Alzheimer’s disease is the most common and most widespread form of dementia. Out of all dementia patients, Alzheimer’s takes up 50-75%. As research shows, close to 850,000 people had some form of dementia in 2019 in the UK and that number is expected to rise to 1.6 million over the next 20 years.
What is Alzheimer’s?
Alzheimer’s is a form of dementia that affects a person’s memory and causes difficulties with thinking, problem-solving, and talking. The brain is composed of cells that are connected to one another, and when it’s damaged by a disease like Alzheimer’s, these connections deteriorate to the point where nerve cells begin to die.
Alzheimer’s also affects the chemicals in the brain that send signals between the brain cells. Patients with Alzheimer’s have fewer of these chemical messengers so the signals don’t reach all of the brain cells, causing them to die. This doesn’t allow the brain to function at its full capacity. The more Alzheimer’s develops, the more memory loss builds up, alongside the loss of other cognitive abilities.
Conventional Treatments and Side Effects
While there are medications that help alleviate and slow down some of the symptoms, the disease cannot be fully stopped and the damage cannot be reversed. Prescription drugs aim to help people maintain mental function and manage behavioral symptoms, but they’re most helpful for patients at the early or moderate stages of Alzheimer’s.
The most common Alzheimer’s medications used worldwide are called Cholinesterase inhibitors. They are licensed as Donepezil, Galantamine and Rivastigamine but are also commercially known as Aricept, Reminyl and Exelon respectively. Memantine, commercially known as Namenda, is used to treat moderate to severe cases of Alzheimer’s.
While these drugs have not been directly compared, there are no major differences between them, but individual patients may react better to one than the other. Like all medications, these too have potential side effects which include but are not limited to:
- Loss of appetite
- Muscle cramps
- Poor sleep
While these side effects are not long term and disappear completely when the patient stops using the medication in question, they’re still a burden to bear. Another way to reduce the risk of side effects is to gradually increase the dosage, and to take medication after a meal.
The science behind CBD
CBD or cannabidiol is a chemical derived from the plant Cannabis Sativa with many healing potentials. CBD is not psychoactive, so people taking it won’t be ‘feeling ‘high’, but they may feel its proven health benefits.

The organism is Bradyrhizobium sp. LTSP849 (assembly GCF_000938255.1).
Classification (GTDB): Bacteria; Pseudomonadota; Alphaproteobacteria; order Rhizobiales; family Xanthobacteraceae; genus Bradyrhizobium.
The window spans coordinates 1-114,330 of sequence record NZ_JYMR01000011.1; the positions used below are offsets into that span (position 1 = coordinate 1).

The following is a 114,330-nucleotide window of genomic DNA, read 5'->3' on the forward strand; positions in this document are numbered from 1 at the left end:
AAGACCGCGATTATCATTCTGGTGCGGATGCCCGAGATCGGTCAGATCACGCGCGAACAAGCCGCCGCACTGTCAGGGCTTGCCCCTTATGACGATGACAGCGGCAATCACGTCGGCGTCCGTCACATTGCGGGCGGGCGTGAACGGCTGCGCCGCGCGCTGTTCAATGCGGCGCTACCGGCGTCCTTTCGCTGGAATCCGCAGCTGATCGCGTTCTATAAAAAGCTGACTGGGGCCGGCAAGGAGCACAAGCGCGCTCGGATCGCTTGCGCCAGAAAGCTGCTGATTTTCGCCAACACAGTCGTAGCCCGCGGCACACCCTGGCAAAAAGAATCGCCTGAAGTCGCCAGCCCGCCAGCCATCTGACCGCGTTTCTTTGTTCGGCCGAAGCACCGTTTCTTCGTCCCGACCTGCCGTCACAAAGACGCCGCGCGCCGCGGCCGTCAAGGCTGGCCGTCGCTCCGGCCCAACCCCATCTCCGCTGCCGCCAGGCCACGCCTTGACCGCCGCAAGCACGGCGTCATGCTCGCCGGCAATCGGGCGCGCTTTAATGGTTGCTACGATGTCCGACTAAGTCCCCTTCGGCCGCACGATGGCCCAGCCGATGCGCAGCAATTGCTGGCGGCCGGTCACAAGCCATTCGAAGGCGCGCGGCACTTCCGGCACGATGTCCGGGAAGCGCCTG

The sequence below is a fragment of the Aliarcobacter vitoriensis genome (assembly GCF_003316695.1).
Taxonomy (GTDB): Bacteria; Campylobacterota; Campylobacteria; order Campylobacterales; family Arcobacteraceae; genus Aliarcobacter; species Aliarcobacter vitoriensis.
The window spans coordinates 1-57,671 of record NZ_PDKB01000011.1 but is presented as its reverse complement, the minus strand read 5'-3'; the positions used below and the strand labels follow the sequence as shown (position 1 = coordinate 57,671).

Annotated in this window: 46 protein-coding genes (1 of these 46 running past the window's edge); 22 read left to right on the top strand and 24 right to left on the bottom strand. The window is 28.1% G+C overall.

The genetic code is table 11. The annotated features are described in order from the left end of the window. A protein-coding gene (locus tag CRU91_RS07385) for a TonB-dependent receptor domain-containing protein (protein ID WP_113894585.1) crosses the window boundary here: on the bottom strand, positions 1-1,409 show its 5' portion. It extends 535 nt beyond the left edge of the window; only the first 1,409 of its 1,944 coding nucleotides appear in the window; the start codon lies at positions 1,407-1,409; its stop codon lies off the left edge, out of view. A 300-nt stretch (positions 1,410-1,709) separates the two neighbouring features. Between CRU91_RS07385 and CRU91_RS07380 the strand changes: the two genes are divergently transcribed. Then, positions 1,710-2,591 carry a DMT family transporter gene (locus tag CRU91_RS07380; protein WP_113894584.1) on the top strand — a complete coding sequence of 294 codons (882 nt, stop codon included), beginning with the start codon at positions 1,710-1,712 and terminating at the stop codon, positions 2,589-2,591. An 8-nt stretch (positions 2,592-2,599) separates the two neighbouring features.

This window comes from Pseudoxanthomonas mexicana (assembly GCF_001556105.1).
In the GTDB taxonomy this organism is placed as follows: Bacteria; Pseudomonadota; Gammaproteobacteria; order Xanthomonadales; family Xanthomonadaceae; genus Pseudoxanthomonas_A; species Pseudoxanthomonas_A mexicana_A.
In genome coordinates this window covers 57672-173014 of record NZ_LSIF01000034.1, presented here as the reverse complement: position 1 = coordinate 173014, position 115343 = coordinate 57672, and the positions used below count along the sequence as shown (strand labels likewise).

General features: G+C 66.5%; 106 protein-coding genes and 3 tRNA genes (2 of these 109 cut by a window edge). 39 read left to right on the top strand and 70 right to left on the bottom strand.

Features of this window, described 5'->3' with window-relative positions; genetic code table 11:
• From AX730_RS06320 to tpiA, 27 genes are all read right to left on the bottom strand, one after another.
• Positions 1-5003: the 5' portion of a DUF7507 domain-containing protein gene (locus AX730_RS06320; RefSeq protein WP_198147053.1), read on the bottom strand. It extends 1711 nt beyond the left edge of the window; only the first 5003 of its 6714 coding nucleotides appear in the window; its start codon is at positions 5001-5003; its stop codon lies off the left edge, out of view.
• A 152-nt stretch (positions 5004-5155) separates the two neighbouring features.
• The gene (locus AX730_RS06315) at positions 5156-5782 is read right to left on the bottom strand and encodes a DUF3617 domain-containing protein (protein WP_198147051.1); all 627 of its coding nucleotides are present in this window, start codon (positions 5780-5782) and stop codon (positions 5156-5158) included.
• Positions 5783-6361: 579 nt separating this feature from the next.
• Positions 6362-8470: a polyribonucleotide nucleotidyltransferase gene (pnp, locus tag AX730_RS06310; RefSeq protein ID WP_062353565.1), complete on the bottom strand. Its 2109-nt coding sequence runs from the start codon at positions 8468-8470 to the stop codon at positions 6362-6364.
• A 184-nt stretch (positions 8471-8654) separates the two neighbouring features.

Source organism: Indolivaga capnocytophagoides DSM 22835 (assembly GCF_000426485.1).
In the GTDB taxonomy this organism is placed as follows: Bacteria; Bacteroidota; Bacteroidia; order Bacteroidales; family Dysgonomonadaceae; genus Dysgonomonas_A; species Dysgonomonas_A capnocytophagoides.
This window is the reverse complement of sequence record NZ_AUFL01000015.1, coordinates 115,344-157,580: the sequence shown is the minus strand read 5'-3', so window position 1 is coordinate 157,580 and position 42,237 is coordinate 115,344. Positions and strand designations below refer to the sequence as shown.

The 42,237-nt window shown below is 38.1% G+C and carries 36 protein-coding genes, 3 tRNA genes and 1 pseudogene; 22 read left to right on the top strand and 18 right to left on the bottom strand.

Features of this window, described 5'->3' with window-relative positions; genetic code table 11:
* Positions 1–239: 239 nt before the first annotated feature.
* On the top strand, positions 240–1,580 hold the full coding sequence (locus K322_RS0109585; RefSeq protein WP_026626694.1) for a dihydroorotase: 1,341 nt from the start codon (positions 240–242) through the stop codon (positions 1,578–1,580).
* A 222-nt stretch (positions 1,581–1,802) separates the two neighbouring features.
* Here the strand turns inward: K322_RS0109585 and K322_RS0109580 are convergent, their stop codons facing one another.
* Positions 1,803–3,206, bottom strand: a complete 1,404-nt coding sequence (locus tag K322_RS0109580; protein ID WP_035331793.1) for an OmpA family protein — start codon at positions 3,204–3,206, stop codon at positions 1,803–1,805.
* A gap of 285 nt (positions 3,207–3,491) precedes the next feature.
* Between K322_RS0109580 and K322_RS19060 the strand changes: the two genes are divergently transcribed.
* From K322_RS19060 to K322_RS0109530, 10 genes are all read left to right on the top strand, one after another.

Much like aspirin is derived from the bark of the willow tree, and caffeine from coffee beans, CBD is derived from the cannabis plant and is most commonly found in the form of oil.
An interesting correlation between CBD and its medicinal effectiveness is the fact that cannabinoids are not only found in plants, but in our bodies too in a related family of chemicals called endocannabinoids. They help keep our bodies mentally and physically healthy and balanced, and are one of the most widespread systems in our bodies.
CBD works together with our cannabinoids by interacting with the two major receptors. The CB1 which is responsible for our immune system and our body’s ability to respond to inflammation and the CB2 which is responsible for our mood, learning and memory.
How CBD Can Help Patients with Alzheimer’s
Alzheimer’s causes proteins to build up on the nerve cells connections - and when the brain cannot clear the blockage, it leads to inflammation. CBD oil has been proven to have anti-inflammatory properties in recent studies so it could help reduce the damage from the body’s inflammatory response to the blockage. In fact, some studies call cannabinoids the novel anti-inflammatory drug.
Furthermore, in a study conducted by Georgia Watt and Tim Karl back in 2017, rodent models with Alzheimer’s who were given CBD showed signs of improved cognitive function and slowed down memory loss. It also promoted the growth of new brain cells which could effectively slow down the deterioration of the brain function.
CBD is also an antioxidant and it helps with oxygen stress, a state which comes about when important brain functions fail to work properly.
Cannabis is widely recognized as an alternative solution to anxiety and stress as it relaxes the muscles. Both are well-known behavioral symptoms of Alzheimer’s disease and are a result of the patient’s growing lack of understanding and connection with their surroundings. This often leads to agitation, which can be positively affected by CBD as well, as it is a muscle relaxant.
While we still have much to learn about the connection between CBD and Alzheimer’s, there isn’t anything that leads to inherently bad side effects, but plenty that points toward healing potential. CBD oil has been used as an alternative medication for centuries, and considering its positive properties - no wonder!